I attended the opening of Ring of Fire: The Johnny Cash Musical at the Cincinnati Playhouse last evening. The show offers some sense of the great Country music singer's life, but it's not detailed in the way Rosemary Clooney was portrayed in the Playhouse's recent production. Instead, it's Cash's music that's front and center, performed by a half-dozen veteran musicians and four singer/actors, two men and two women, all of whom convey the sincerity and strength that were his calling card. Jason Edwards and Derek Keeling have voices reminiscent of the"Man in Black," the former in maturity and the latter as brash young man. Trenna Barnes and Allison Briner round out the quartet, sometimes conjuring the persona of June Carter, Cash's talented wife. Both are great singers, but Barnes is especially powerful and entertaining as a young spitfire in numbers like "Cry, Cry, Cry." The show features more than 30 numbers, some familiar, several sung amusingly by the musicians, and all engaging. Especially fun is "I've Been Everywhere," the second act opener that has all 10 performers singing, playing guitars and accelerating through a list of cities where Cash toured. Read more about the show in my interview (CityBeat interview here) with Edwards, who is also the show's director. Box office: 513-421-3888.Speaking of the Playhouse, I should also mention that this weekend kicks off performances of Theory of Mind, the story of a teenager on the autism spectrum. It's about his first date with a young woman unsure of her own reasons for romance. Ken LaZebnik's play, created for young people who are 11 or older, premiered at the Playhouse in 2009 and was successful with kids and adults. This weekend it will show up at Prospect House in Price Hill on Friday at 7 p.m., at the Hyde Park Health Center on Saturday at 2 p.m. and at the Dunham Recreation Center in Price Hill on Saturday at 7 p.m. Some performances are free. For more details and a schedule of locations and dates (through Feb. 22), go to www.cincyplay.com.You shouldn't miss Waiting for Godot at Cincinnati Shakespeare Company (through Feb. 7). The production features excellent acting by Bruce Cromer (if you've seen A Christmas Carol at the Playhouse, you know him as Ebenezer Scrooge) and Cincy Shakes stalwart Nick Rose. Playing a pair of sad-sack hobos waiting for someone who never shows up, they capture the desperation of human existence in Samuel Beckett's masterpiece of theater of the absurd. I gave the show a Critic's Pick. (CityBeat review here.) Tickets: 513-381-2273. Two other productions kick off this weekend — the very funny Greater Tuna at the Covedale Center, through Feb. 15 (513-241-6550) in which two actors play many of the people in the "third smallest town in Texas," and the very serious Handmaid's Tale at Know Theatre, through Feb. 21 (513-300-5669). The latter, a one-woman adaptation of Margaret Atwood's dystopian novel, features Cincy Shakes regular Corinne Mohlenhoff. I interviewed playwright Joe Stollenwerk in my Curtain Call (review here) column in CityBeat. At Clifton Performance Theatre on Ludlow Avenue Friday through Sunday only, you'll find a free show about coping with mental illness, She's Crazy, Mental Health and Other Myths features two local actresses, Sherry McCamley and Cathy Springfield, who developed this cabaret show that uses original songs and personal stories to reduce the stigma of mental health. Space is limited, so you are urged to call for reservations: 513-861-7469.Not for this weekend, but coming soon, you can get some bargains on tickets at Ensemble Theatre (where The Other Place opens next Wednesday). If you've never purchased tickets to ETC, you can score two $10 tickets during the first two weeks of each of its next three productions. A few restrictions apply, but it's a perfect opportunity to check out this excellent theater company if you've not been there. ETC is quick to point out that it's located in the Over-the-Rhine, where there are restaurants and events galore and easy parking in nearby garages. Box office: 513-421-3555.Rick Pender's STAGE DOOR blog appears here every Friday. Find more theater reviews and feature stories here.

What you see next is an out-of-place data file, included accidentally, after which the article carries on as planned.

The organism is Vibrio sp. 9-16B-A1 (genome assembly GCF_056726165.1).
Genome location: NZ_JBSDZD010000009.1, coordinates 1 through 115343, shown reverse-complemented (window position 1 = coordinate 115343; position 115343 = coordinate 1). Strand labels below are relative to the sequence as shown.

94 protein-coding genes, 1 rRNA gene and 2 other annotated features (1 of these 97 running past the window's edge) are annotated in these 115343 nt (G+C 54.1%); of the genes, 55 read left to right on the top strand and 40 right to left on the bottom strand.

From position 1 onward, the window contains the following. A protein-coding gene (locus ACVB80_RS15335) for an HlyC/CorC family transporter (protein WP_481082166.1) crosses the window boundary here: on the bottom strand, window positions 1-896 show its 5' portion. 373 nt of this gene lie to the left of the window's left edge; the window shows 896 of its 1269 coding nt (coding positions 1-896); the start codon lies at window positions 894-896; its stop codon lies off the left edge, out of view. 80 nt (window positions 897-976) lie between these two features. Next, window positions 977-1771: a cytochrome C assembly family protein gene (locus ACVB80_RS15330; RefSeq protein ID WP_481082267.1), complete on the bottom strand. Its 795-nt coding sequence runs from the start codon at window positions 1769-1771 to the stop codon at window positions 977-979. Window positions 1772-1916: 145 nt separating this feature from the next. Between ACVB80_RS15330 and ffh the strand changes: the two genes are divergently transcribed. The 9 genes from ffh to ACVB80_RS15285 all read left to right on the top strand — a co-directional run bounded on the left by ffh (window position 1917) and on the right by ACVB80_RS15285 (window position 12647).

0 Comments · Wednesday, January 7, 2015